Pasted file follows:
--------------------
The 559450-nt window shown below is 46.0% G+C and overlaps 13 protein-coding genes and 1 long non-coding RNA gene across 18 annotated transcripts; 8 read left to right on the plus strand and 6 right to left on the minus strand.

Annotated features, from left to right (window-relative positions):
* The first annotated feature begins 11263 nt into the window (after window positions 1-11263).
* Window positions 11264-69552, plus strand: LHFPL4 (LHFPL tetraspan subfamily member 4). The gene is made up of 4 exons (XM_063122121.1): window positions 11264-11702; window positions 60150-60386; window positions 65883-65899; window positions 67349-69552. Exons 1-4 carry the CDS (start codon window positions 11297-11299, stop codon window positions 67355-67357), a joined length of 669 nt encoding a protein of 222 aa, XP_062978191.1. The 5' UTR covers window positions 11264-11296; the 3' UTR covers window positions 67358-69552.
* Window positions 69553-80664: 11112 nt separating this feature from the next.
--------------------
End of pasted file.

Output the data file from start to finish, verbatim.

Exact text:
The 559450-nt window shown below is 46.0% G+C and overlaps 13 protein-coding genes and 1 long non-coding RNA gene across 18 annotated transcripts; 8 read left to right on the plus strand and 6 right to left on the minus strand.

Annotated features, from left to right (window-relative positions):
* The first annotated feature begins 11263 nt into the window (after window positions 1-11263).
* Window positions 11264-69552, plus strand: LHFPL4 (LHFPL tetraspan subfamily member 4). The gene is made up of 4 exons (XM_063122121.1): window positions 11264-11702; window positions 60150-60386; window positions 65883-65899; window positions 67349-69552. Exons 1-4 carry the CDS (start codon window positions 11297-11299, stop codon window positions 67355-67357), a joined length of 669 nt encoding a protein of 222 aa, XP_062978191.1. The 5' UTR covers window positions 11264-11296; the 3' UTR covers window positions 67358-69552.
* Window positions 69553-80664: 11112 nt separating this feature from the next.